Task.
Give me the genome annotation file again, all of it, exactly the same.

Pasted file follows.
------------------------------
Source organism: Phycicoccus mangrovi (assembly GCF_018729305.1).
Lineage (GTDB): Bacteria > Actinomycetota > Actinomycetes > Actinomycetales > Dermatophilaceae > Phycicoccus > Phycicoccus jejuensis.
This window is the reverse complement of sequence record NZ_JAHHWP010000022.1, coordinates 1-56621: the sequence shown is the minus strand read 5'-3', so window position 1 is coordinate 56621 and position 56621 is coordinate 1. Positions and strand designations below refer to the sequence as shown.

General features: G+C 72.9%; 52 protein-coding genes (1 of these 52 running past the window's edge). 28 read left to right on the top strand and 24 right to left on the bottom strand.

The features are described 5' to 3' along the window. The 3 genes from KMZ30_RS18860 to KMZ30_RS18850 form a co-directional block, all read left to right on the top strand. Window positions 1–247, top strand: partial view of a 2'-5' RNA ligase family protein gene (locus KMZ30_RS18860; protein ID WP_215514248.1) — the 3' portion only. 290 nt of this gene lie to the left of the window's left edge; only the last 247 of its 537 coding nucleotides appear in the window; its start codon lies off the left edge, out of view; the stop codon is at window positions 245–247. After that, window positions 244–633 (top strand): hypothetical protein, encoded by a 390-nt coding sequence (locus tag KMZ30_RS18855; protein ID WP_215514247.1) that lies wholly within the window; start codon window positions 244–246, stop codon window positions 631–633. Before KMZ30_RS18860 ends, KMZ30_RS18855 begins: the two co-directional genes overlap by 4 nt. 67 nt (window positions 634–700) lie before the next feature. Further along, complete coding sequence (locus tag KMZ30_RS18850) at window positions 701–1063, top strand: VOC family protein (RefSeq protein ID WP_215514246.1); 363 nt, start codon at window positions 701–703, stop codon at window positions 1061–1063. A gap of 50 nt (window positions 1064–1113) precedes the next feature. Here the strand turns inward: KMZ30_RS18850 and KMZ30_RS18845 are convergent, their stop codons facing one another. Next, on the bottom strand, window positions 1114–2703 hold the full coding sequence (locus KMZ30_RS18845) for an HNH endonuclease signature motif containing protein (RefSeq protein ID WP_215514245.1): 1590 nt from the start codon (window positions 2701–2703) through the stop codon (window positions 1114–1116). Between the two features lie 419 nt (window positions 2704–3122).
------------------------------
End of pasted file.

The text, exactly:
Source organism: Phycicoccus mangrovi (assembly GCF_018729305.1).
Lineage (GTDB): Bacteria > Actinomycetota > Actinomycetes > Actinomycetales > Dermatophilaceae > Phycicoccus > Phycicoccus jejuensis.
This window is the reverse complement of sequence record NZ_JAHHWP010000022.1, coordinates 1-56621: the sequence shown is the minus strand read 5'-3', so window position 1 is coordinate 56621 and position 56621 is coordinate 1. Positions and strand designations below refer to the sequence as shown.

General features: G+C 72.9%; 52 protein-coding genes (1 of these 52 running past the window's edge). 28 read left to right on the top strand and 24 right to left on the bottom strand.

The features are described 5' to 3' along the window. The 3 genes from KMZ30_RS18860 to KMZ30_RS18850 form a co-directional block, all read left to right on the top strand. Window positions 1–247, top strand: partial view of a 2'-5' RNA ligase family protein gene (locus KMZ30_RS18860; protein ID WP_215514248.1) — the 3' portion only. 290 nt of this gene lie to the left of the window's left edge; only the last 247 of its 537 coding nucleotides appear in the window; its start codon lies off the left edge, out of view; the stop codon is at window positions 245–247. After that, window positions 244–633 (top strand): hypothetical protein, encoded by a 390-nt coding sequence (locus tag KMZ30_RS18855; protein ID WP_215514247.1) that lies wholly within the window; start codon window positions 244–246, stop codon window positions 631–633. Before KMZ30_RS18860 ends, KMZ30_RS18855 begins: the two co-directional genes overlap by 4 nt. 67 nt (window positions 634–700) lie before the next feature. Further along, complete coding sequence (locus tag KMZ30_RS18850) at window positions 701–1063, top strand: VOC family protein (RefSeq protein ID WP_215514246.1); 363 nt, start codon at window positions 701–703, stop codon at window positions 1061–1063. A gap of 50 nt (window positions 1064–1113) precedes the next feature. Here the strand turns inward: KMZ30_RS18850 and KMZ30_RS18845 are convergent, their stop codons facing one another. Next, on the bottom strand, window positions 1114–2703 hold the full coding sequence (locus KMZ30_RS18845) for an HNH endonuclease signature motif containing protein (RefSeq protein ID WP_215514245.1): 1590 nt from the start codon (window positions 2701–2703) through the stop codon (window positions 1114–1116). Between the two features lie 419 nt (window positions 2704–3122).